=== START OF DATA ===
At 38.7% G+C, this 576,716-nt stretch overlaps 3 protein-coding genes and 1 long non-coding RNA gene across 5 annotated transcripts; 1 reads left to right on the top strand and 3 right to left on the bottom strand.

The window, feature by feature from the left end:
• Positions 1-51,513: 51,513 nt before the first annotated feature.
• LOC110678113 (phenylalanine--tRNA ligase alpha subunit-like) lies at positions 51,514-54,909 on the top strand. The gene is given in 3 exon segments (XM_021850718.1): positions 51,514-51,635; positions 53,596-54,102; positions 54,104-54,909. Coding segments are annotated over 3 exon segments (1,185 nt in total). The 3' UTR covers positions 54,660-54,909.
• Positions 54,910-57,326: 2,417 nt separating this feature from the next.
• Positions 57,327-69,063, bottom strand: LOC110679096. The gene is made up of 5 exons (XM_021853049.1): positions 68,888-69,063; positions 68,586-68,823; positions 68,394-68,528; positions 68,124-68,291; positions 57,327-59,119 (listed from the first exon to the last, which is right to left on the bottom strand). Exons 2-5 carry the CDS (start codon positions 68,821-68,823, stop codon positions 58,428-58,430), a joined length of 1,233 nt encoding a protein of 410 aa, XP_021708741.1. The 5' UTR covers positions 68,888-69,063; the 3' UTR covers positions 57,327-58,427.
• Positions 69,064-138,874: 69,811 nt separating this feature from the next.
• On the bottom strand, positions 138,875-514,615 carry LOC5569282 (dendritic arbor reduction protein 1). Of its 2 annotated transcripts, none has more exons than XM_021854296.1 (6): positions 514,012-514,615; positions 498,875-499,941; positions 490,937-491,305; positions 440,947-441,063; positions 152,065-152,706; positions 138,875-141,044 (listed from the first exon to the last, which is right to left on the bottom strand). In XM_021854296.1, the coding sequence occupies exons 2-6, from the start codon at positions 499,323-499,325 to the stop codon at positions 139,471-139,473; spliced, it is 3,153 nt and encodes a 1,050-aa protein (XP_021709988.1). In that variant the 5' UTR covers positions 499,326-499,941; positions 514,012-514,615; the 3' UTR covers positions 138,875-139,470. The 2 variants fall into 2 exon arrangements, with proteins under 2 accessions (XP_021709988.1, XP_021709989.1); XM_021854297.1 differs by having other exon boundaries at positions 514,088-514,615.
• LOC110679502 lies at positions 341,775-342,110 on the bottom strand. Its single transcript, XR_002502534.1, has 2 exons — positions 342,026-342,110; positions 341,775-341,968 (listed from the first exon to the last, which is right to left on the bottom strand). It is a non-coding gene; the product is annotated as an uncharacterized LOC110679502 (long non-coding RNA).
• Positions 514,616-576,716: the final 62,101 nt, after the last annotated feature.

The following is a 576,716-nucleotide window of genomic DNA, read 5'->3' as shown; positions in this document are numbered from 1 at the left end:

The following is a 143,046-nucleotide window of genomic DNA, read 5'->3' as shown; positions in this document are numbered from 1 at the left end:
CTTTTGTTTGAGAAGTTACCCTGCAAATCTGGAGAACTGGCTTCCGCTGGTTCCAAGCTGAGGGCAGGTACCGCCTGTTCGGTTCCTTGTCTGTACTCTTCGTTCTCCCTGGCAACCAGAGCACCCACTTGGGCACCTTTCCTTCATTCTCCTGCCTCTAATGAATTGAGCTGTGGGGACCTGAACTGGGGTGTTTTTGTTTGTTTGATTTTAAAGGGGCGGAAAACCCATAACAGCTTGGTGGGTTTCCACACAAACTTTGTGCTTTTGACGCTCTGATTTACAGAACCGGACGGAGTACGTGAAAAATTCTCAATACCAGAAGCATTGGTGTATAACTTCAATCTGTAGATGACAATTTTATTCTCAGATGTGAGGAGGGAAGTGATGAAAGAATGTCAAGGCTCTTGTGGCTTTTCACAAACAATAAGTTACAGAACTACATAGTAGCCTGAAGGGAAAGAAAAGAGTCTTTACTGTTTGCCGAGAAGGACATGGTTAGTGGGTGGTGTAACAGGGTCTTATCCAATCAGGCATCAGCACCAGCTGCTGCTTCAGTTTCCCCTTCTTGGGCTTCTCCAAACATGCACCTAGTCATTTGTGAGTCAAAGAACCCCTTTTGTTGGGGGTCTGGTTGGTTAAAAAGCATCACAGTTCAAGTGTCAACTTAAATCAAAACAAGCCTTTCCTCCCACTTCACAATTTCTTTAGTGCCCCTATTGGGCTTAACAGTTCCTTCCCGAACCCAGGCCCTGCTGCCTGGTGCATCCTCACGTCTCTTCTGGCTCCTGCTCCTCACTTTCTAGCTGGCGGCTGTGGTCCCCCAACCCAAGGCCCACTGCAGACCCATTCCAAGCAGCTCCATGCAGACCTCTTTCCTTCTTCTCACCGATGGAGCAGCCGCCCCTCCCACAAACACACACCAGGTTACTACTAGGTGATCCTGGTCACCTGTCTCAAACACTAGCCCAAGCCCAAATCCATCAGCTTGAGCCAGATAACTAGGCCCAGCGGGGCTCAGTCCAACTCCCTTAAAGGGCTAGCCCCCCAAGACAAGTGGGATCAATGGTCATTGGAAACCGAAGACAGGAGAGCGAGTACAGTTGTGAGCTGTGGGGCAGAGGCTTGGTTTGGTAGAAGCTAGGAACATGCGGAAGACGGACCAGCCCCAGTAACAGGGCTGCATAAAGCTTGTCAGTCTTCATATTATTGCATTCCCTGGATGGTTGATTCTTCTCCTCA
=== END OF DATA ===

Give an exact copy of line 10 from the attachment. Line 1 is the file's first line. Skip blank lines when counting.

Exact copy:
• Positions 514,616-576,716: the final 62,101 nt, after the last annotated feature.